Iraqi prime minister calls on political rivals to hold urgent talks as tensions worsen

  2022-08-17 11:51      124 View Count        Comment

Iraq's Prime Minister Mustafa Al Kadhimi has called on rival political leaders to meet on Wednesday in an attempt to find a way out of the impasse over forming a new government amid fears that the current stand-off could turn violent.
Iraq held early elections on October 10 in response to one of the core demands of a nationwide, pro-reform protest movement that erupted in 2019 in central and southern parts of the country.

The elections were the fifth parliamentary vote for a full-term government since the 2003 US-led invasion that toppled Saddam Hussein.
Since then, bitter rivalry among political elites, mainly among the country’s majority Shiites, has delayed the process to form a government. With the Shiites divided there are fears that Iraq could slide into intra-sectarian strife.
On Tuesday, Iraqi Prime Minister Mustafa Al Kadhimi invited the political leaders to a national dialogue at the government palace in Baghdad’s heavily fortified Green Zone.

The meeting is meant to kick start a “serious national dialogue and joint thinking in order to find the needed solutions to the current political crisis”, Mr Al Kadhimi said in a statement.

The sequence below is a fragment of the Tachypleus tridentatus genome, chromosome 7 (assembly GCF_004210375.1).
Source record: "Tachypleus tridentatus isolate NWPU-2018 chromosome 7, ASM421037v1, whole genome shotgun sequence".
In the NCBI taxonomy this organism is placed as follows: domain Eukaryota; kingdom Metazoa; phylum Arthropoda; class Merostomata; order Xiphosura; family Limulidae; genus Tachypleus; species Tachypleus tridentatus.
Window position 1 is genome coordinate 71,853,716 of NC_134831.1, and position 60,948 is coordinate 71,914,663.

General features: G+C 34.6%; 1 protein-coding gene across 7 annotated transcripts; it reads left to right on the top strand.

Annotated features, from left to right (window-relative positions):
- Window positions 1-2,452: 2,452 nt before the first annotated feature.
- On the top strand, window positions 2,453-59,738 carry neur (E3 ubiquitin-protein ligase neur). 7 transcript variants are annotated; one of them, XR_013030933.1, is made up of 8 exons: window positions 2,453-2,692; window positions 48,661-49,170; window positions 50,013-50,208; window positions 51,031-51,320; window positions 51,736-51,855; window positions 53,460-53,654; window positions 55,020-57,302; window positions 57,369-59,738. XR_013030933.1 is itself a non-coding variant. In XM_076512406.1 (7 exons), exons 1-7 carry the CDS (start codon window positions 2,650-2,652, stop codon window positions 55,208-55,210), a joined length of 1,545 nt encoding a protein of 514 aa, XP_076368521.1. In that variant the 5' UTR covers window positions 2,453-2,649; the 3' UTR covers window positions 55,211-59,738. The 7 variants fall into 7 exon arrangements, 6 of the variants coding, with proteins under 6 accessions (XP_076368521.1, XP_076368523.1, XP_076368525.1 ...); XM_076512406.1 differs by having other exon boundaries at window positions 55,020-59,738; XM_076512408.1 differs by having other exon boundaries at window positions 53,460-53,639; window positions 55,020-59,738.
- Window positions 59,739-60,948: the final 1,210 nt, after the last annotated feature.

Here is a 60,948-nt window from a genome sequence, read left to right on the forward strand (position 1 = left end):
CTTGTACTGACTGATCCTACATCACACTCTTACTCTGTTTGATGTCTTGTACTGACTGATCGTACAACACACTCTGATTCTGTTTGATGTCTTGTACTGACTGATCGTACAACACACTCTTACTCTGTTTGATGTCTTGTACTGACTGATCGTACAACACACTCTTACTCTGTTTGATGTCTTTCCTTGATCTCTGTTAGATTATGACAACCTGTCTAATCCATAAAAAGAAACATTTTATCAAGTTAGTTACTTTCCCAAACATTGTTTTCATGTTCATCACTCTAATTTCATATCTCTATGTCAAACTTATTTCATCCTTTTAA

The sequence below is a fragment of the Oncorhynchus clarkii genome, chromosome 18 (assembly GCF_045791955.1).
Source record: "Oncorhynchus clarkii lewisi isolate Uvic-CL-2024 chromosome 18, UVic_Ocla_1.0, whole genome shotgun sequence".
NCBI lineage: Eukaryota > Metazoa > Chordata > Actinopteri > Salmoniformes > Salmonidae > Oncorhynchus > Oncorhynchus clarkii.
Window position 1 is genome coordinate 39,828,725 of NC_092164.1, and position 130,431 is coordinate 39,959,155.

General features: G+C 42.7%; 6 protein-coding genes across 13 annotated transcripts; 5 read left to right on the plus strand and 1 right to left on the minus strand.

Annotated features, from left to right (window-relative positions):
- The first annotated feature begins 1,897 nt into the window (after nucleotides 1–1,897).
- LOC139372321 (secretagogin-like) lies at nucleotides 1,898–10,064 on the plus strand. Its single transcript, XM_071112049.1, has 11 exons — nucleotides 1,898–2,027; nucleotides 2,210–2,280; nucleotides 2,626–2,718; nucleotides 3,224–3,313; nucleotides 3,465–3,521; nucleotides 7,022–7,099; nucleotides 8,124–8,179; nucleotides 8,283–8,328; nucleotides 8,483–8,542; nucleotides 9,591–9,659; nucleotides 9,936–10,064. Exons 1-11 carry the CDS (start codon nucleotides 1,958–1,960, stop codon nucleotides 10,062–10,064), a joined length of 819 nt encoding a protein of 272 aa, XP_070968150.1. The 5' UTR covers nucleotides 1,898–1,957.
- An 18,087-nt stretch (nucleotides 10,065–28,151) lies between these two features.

He called for de-escalation “to give enough room for moderate proposals within the national debate”.
It is not clear who will attend the meeting.
The conflict reached worrying levels last month when followers of the powerful Shiite cleric Moqtada Al Sadr breached the Green Zone, occupied the parliament building and staged an open-ended sit-in.
Mr Al Sadr wants to dissolve parliament and hold snap elections.
Following his inability to form a new government after emerging as a clear winner in the elections — with 73 seats in the 329-seat legislative body — Mr Al Sadr in June ordered his MPs to resign.
He blamed his rivals, the Iran-backed Co-ordination Framework, for hindering his efforts to form a government through lawsuits and boycotts of parliamentary session.

After Mr Al Sadr's supporters stormed parliament, tension escalated further when the Co-ordination Framework launched counter-protests and a sit-in in another part of the Green Zone, accusing the Shiite leader of staging a coup.
The CF, which consists of influential Tehran-backed militias and other small political parties, wants to set conditions and is demanding a new transitional government before new polls.
The Green Zone is home to key government buildings including the Cabinet and the parliament as well as foreign embassies and senior politicians' residencies.

(The National/PUKNOW)



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